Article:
Most newer brake controllers are proportional, and most users will opt for one of these.Proportional controllers apply the brakes in your trailer with the same force as you apply the brakes in your vehicle. That is, if you have to slam on your brakes on the highway, your trailer brakes will be applied proportionally. If you roll to a stop at a red light, your trailer will gently stop as well. The rate of your trailer braking is proportional to the rate of your tow vehicle brakes. A hard stop is a hard stop, and a soft stop is a soft stop, every time. This is thanks to the internal accelerometers that proportional controllers use to monitor your vehicle's speed and braking force. If you're forced to stay still for a while—say, if you're stuck in traffic—your brake controller will automatically cut power to your trailer brakes to prevent them from getting too hot while you're stuck in place.THE GOODProportional controllers are ideal for the majority of towing scenarios, provide the smoothest braking, and cause less wear on your braking system. You don't have to worry about your trailer braking too hard or not hard enough, which can result in a "push/pull" effect on your vehicle. Proportional controllers will always match your vehicle braking power and tailor their intensity to each individual braking event.THE BADThe main drawback to proportional controllers is their generally higher cost (although the price gap between some proportional and time-delayed models has narrowed significantly in recent years). Can you get a top-of-the-line proportional controller for the same price as a time-delayed model? No. But you can snag certain proportional controllers for about $30-$40 dollars more than a time-delayed model, and for most towing enthusiasts, this price gap is well worth it.Another minor downside to proportional controllers is that because they rely on internal sensors, most traditional controllers must be mounted at a specific angle in the vehicle cab. (This is no longer the case for some newer proportional controllers, however, as we'll discuss below.)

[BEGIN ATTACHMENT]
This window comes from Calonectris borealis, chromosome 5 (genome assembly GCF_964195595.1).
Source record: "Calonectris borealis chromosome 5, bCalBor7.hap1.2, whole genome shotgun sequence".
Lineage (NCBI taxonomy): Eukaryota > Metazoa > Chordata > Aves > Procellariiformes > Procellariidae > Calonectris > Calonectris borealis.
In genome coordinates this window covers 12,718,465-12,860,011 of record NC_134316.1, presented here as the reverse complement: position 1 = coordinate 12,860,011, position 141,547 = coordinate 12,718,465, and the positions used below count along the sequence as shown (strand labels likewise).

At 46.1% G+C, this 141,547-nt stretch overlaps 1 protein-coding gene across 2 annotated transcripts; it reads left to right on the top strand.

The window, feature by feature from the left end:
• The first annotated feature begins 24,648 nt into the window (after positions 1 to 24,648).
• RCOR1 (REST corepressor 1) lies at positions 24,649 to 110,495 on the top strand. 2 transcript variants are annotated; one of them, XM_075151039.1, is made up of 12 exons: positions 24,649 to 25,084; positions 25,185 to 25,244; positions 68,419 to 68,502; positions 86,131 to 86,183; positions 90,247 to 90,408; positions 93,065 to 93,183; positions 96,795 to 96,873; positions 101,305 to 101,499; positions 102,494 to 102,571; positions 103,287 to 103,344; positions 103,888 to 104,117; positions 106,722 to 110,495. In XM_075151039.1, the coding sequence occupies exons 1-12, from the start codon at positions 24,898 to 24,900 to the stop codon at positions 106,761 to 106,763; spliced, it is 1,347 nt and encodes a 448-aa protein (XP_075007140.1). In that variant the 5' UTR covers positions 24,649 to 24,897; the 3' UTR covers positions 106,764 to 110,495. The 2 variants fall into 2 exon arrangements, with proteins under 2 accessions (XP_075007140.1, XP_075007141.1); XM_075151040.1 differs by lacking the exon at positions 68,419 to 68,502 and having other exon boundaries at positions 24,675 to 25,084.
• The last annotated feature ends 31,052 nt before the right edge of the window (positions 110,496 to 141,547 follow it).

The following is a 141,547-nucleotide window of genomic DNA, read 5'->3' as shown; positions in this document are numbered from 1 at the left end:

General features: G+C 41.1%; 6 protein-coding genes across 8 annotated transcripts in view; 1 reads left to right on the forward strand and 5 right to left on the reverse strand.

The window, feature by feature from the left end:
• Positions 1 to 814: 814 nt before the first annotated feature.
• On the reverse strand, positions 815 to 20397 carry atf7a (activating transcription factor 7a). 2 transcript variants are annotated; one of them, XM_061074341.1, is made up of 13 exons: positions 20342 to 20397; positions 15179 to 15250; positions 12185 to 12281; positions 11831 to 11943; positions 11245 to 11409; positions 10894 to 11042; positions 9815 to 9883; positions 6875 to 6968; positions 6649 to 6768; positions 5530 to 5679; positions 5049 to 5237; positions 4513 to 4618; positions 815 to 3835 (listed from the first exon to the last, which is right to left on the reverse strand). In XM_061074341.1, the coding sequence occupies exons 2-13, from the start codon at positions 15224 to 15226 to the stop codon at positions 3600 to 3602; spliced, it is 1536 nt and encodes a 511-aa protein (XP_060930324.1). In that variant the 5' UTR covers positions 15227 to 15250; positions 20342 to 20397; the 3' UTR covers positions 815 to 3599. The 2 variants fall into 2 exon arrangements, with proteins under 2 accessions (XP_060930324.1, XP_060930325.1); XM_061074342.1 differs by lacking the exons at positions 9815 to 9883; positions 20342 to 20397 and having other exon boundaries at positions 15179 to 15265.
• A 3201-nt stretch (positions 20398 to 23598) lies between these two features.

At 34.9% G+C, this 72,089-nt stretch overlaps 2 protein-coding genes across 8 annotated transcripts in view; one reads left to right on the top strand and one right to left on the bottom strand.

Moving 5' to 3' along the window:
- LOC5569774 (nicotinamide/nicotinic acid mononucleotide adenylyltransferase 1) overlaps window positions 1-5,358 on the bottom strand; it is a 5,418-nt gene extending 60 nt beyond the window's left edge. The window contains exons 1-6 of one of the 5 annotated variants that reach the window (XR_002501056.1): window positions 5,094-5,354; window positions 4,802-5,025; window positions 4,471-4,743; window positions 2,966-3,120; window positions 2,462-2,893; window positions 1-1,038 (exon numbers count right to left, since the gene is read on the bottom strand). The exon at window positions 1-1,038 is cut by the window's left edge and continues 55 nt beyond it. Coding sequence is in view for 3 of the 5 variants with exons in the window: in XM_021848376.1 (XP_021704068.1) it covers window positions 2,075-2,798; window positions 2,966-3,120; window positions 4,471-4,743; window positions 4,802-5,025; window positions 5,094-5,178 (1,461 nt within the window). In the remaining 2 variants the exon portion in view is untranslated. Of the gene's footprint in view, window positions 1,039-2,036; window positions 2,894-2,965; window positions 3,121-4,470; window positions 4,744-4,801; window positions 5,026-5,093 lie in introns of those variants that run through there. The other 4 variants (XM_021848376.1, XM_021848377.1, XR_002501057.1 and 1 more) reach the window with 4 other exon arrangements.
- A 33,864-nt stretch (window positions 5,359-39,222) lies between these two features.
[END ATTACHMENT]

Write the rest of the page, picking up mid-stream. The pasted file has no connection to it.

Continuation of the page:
Proportional Brake Controllers Braking Power
WHEN DOES BRAKING OCCUR?Depends on the deceleration of your tow vehicle.HOW INTENSE IS BRAKING POWER?Depends on deceleration of your tow vehicle. Proportional controllers adapt to each individual braking situation. WHO USES PROPORTIONAL CONTROLLERS? Most people! The vast majority of the trailer-towing population uses proportional controllers.

Time-Delayed Brake Controllers

Once upon a time, all brake controllers were time-delayed models. A time-delayed model (also called "user-controlled") allows you to select how much power travels to your brakes, and how much of a delay occurs between your vehicle and trailer brake activation. The trailer will brake the same way every time you apply your vehicle brakes as long as these settings are selected.THE GOODAlthough most people opt for proportional models, that doesn't mean time-delayed controllers are without merit. Firstly, time-delayed controllers do not rely on internal sensors to function, so they can be mounted at any angle and are relatively easy to install. This is great for vehicles with limited cab space.Secondly, time-delayed models are also more economically priced than proportional models. You'll have no trouble finding a time-delayed brake controller for well under $100.Time-delayed models are also ideal for off-road use due to the unique control you have over the trailer brakes. For instance, if you brake hard in your vehicle but don't want your trailer wheels biting into the ground from a proportionally hard stop, you can select the "light braking" option for your controller and let the controller do its job.THE BADOf course, the downside to time-delayed controllers is that they do not provide proportional braking. Your trailer brakes will function the same during every braking event, which can result in an uncomfortable push/pull sensation as you drive as well as uneven wear on your brakes over time.Another drawback (although minor, it's worth mentioning) is that time-delayed models can allow the brakes to pulse on and off when your hazard flashes are activated. This happens because power from the brake lights can feed back into the brake controller. (Note that this can happen with certain proportional controllers, such as the Tekonsha Prodigy RF, as well.) However, a pulse preventer will isolate the brake controller from the flashers and eliminate this problem.Also be aware that some newer vehicles are not compatible with time-delayed brake controllers. For instance, the stoplight circuits in 2013-2014 Ram trucks do not produce enough power to activate time-delayed controllers. Use our fitguide to find brake controllers compatible with your vehicle.